People are all too quick to label the neurodivergent child as broken, when really the neurodivergent child has buckled under the weight of a system that does not currently accommodate them.
— Harry J. Thompson
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Harry Thompson was born in Edgeware and grew up in Barnet (North London). He currently divides his time between Brighton & London. An avid reader & researcher, Harry speaks publicly and is heavily involved in projects & research on all topics around neurodiversity and Autism; namely, Pathological Demand Avoidance, a behaviour profile within the Autism Spectrum. He launched his YouTube channel in March of 2017 which has since amassed a strong following.

Harry began to write the first draft of his book in 2015. After connecting with many Autistic & PDA families, he pivoted his direction and completed his book in about 6 weeks, a memoir entitled the PDA Paradox: The Highs and Lows of My Life on a Little-Known Part of the Autism Spectrum, published in February 2019 by Jessica Kingsley Publishers.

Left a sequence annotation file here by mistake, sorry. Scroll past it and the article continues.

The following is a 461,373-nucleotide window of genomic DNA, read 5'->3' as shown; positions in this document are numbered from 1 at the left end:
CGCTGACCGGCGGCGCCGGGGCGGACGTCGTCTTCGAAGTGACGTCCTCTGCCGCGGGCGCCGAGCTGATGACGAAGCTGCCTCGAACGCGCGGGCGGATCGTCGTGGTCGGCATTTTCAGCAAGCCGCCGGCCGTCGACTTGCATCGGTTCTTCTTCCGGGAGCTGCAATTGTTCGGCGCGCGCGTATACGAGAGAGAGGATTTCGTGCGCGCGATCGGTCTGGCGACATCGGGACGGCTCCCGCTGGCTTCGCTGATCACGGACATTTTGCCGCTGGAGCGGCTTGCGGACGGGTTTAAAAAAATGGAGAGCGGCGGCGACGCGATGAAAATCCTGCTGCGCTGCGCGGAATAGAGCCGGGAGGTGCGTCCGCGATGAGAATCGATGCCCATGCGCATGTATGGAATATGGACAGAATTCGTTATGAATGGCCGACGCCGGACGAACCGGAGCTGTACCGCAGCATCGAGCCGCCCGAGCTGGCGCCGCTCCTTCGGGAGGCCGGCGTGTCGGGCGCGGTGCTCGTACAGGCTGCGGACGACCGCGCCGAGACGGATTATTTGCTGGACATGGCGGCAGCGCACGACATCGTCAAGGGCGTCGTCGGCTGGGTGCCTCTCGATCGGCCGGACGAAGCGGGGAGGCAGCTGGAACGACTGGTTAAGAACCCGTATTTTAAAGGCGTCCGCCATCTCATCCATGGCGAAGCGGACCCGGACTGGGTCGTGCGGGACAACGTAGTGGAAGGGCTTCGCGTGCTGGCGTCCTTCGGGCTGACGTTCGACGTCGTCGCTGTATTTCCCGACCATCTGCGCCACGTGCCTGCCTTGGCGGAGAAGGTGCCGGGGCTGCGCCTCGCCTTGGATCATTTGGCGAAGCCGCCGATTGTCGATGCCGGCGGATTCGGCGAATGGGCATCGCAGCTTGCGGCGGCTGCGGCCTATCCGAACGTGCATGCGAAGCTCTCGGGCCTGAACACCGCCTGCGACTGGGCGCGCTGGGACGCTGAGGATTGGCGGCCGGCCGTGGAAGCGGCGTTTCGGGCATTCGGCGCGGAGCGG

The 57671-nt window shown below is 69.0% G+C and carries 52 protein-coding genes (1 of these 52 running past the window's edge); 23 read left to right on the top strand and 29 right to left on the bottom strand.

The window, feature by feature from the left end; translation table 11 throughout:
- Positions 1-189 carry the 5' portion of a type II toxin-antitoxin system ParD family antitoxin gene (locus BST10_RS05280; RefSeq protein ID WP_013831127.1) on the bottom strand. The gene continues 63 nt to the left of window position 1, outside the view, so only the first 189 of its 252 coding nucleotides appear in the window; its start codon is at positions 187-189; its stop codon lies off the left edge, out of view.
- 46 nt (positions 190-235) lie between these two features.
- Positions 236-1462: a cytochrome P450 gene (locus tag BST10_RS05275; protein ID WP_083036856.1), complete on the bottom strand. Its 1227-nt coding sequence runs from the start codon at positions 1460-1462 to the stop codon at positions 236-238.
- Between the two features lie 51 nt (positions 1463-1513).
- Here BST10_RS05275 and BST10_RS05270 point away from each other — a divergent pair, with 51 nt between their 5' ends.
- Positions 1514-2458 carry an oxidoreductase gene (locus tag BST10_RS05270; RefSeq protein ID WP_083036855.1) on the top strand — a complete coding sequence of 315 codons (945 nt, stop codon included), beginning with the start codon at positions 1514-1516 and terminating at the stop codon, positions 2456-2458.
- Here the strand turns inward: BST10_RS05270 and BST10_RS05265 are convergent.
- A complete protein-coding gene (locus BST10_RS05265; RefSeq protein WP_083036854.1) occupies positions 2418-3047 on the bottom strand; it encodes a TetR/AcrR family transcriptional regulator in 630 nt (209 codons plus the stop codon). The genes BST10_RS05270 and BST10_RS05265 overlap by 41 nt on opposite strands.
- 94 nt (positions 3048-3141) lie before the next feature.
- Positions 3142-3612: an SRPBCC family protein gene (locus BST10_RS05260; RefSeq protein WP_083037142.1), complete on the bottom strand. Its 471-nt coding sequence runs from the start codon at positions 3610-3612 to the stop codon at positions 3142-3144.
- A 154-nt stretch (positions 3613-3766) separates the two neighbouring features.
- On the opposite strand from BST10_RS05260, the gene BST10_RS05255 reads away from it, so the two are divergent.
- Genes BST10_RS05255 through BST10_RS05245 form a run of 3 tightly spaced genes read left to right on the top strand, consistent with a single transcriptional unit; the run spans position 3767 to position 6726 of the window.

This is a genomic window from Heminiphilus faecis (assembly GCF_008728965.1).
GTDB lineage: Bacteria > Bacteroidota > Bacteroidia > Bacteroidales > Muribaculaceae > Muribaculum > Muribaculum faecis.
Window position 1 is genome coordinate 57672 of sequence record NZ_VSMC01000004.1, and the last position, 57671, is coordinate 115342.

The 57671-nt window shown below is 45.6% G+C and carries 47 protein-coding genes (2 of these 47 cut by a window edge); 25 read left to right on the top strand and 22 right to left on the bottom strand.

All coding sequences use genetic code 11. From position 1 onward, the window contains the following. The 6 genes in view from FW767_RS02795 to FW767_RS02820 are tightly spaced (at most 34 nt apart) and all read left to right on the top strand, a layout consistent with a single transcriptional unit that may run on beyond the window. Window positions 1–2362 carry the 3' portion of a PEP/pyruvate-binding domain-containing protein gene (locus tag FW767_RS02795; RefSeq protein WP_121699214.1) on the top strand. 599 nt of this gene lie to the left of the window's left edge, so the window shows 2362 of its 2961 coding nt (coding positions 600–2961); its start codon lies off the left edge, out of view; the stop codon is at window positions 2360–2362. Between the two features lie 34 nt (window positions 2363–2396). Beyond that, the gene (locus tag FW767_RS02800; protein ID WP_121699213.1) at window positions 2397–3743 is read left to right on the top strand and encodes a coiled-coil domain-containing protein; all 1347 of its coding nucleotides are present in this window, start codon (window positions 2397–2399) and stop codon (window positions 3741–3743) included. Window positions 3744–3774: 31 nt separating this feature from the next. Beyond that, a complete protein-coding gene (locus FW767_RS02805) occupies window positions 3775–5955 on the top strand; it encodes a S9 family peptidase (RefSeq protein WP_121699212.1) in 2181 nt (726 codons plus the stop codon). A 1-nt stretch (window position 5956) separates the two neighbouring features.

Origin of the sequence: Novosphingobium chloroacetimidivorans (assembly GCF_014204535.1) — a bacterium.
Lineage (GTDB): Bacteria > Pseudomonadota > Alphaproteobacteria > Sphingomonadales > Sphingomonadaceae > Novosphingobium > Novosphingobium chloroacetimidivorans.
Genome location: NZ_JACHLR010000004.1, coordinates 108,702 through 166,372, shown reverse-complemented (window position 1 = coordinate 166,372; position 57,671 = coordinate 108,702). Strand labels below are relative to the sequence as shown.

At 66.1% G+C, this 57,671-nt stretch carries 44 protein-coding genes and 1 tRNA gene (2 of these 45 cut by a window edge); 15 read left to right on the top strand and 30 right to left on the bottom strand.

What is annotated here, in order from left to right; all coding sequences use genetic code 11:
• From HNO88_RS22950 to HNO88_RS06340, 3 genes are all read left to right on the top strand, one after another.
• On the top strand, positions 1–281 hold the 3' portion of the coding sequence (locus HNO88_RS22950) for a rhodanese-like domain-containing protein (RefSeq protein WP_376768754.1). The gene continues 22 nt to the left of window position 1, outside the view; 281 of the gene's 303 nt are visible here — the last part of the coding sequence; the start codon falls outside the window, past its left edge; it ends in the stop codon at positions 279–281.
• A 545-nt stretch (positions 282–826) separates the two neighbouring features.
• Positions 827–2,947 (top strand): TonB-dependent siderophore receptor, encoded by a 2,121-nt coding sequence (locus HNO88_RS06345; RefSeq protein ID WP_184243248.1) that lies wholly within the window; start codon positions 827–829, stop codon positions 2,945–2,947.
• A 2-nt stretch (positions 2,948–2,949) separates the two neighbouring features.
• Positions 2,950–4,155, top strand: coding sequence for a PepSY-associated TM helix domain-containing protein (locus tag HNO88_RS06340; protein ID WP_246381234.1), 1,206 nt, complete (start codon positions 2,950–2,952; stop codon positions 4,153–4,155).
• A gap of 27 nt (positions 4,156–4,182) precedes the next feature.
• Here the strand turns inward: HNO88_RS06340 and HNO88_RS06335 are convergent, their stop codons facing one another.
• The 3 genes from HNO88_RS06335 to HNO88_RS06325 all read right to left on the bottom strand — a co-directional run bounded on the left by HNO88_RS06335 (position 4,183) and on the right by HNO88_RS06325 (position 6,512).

Harry’s aim is simply to make the lives of neurodivergent individuals and their families, a little easier and enjoyable, and a little less chaotic and miserable. People are all too quick to label the neurodivergent child as broken, when really the neurodivergent child has buckled under the weight of a system that does not currently accommodate them, thus their gifts, merits and attributes are often obscured and their flaws are pronounced.

In his spare time, Harry plays both guitar & ukulele and sings as well. His musical gift is in his ear, as he is able to harmonise and work out songs quickly as opposed to composing. He meditates frequently and focuses on health & fitness. He is also a vegan but dislikes that label.

Harry is delighted to announce that he has been elected to a Fellowship of the Royal Society of Arts (FRSA). He feels truly honoured by this. This is in recognition of his work in the field of PDA, and also in recognition of the publication of his book, The PDA Paradox, which has been deemed an outstanding contribution to our knowledge about PDA.